The humble act of thrifting is taking the fashion industry by storm.
According to a new report published by resale company ThredUp, millions of shoppers are buying from secondhand marketplaces instead of traditional retailers in an effort to secure hard-to-find luxury garb and reduce their environmental impact.
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There was a significant increase in thrifting throughout the pandemic, with data showing that some 33 million consumers bought pre-owned apparel for the first time in 2020. It’s a trend that is expected to continue, too. ThredUp has projected that the secondhand market will double in the next 5 years to reach $77 billion by 2025.
“We are in the early stages of a radical transformation in retail,” ThredUp’s CEO and founder James Reinhart said in a statement. “Consumers are prioritizing sustainability, retailers are starting to embrace resale and policymakers are getting on board with the circular economy.”
Furthermore, secondhand shopping is expected to be two times bigger than fast fashion by 2030. Pioneering the change are online marketplaces ThredUp and TheRealReal, as well as upscale offline players like Buffalo Exchange. This particular trio offers a curated selection of authenticated, consigned luxury clothing and accessories, meaning shoppers no longer have to sort through countless thrift stores to find rare vintage pieces.
Unlike conventional retailers, these burgeoning businesses have also been largely unaffected by global supply chain woes as the entirety of their inventory is sourced domestically from consumers; indeed, there were 36.2 million first-time sellers of secondhand goods last year. This means that companies such as ThredUp and TheRealReal have been able to avoid hiking prices to counter inflation and/or supply chain pressures. In addition, eco-friendly businesses are catering to the fashion industry’s growing appetite for sustainability. (TheRealReal even partnered with Gucci last year.) As a result, profits are skyrocketing.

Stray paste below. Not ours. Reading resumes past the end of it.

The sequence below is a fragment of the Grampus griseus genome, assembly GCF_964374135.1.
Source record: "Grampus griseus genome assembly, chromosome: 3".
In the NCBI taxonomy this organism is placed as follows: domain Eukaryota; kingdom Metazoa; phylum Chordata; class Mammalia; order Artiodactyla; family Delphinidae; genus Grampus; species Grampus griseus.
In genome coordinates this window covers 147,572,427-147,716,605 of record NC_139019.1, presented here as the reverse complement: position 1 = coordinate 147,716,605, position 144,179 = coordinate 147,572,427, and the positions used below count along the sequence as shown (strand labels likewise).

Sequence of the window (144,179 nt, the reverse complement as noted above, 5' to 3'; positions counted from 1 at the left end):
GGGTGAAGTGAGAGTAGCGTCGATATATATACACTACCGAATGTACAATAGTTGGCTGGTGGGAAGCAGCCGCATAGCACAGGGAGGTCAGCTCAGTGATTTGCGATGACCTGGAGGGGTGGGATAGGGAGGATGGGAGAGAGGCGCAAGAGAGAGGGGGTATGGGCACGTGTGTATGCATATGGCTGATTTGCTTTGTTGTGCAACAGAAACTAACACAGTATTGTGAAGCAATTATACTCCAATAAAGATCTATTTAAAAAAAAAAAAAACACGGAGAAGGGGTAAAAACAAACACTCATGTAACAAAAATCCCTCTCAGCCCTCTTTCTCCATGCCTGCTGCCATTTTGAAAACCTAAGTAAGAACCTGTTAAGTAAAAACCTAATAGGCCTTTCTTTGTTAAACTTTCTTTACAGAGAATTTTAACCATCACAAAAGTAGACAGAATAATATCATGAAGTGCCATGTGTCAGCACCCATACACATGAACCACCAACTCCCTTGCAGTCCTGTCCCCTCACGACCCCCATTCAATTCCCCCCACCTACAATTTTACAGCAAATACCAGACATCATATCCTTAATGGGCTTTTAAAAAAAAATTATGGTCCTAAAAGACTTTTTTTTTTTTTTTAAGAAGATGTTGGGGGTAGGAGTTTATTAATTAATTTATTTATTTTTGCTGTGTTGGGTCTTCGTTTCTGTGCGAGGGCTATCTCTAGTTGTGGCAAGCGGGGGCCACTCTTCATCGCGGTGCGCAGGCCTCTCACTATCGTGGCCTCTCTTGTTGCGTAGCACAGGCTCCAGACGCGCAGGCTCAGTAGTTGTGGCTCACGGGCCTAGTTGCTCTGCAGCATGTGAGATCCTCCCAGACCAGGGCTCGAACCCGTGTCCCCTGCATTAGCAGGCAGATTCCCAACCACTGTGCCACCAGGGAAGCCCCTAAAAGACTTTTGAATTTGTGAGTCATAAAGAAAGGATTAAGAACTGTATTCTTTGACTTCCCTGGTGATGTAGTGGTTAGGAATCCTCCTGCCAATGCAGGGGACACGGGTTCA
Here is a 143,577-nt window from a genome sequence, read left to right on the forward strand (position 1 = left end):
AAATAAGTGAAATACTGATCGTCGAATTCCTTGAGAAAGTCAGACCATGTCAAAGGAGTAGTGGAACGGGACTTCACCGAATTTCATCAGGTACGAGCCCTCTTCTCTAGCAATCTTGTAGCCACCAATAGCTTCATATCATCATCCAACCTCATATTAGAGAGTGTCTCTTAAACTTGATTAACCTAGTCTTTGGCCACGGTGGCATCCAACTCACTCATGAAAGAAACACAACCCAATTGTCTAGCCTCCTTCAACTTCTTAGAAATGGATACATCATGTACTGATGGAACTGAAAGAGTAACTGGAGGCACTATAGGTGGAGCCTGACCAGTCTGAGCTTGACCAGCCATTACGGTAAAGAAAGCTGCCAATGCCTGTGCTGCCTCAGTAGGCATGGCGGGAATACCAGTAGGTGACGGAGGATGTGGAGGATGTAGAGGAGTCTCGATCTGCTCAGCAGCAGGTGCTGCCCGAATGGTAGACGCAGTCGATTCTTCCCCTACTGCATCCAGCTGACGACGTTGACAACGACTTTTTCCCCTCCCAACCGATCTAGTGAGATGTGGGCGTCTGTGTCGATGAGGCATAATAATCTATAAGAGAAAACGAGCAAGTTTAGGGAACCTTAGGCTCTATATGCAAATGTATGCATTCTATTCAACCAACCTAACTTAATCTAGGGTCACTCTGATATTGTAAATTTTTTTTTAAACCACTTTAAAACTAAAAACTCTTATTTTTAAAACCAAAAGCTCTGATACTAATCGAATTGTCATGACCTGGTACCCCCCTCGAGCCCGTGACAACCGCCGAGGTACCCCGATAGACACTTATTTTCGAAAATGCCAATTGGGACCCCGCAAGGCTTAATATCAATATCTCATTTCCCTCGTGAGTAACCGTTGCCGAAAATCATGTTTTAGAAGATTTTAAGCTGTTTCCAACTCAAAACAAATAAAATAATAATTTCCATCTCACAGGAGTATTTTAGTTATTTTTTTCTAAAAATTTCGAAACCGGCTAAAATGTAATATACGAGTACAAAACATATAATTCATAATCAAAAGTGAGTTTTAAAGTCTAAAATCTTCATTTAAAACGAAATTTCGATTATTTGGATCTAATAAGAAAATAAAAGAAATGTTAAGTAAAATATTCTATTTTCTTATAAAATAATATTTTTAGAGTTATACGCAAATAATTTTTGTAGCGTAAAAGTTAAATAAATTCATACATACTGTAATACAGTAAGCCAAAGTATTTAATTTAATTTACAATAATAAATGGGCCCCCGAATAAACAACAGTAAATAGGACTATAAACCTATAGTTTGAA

ThredUp posted a record third-quarter revenue of $63.3 million, which is an increase of 35 percent year-over-year. The RealReal, meanwhile, reported total revenue of $119 million in its third quarter, up 53 percent compared to last year.
“With this year’s Resale Report, we hope to shine a light on the positive power of resale, and create a catalyst for further collaboration and action across the industry,” Reinhart added.
In fact, ThredUp says if every retailer sold 1 million used items instead of new ones, we could stop 414 billion pounds of harmful carbon emissions from entering the atmosphere. And give shoppers some killer vintage looks along the way.
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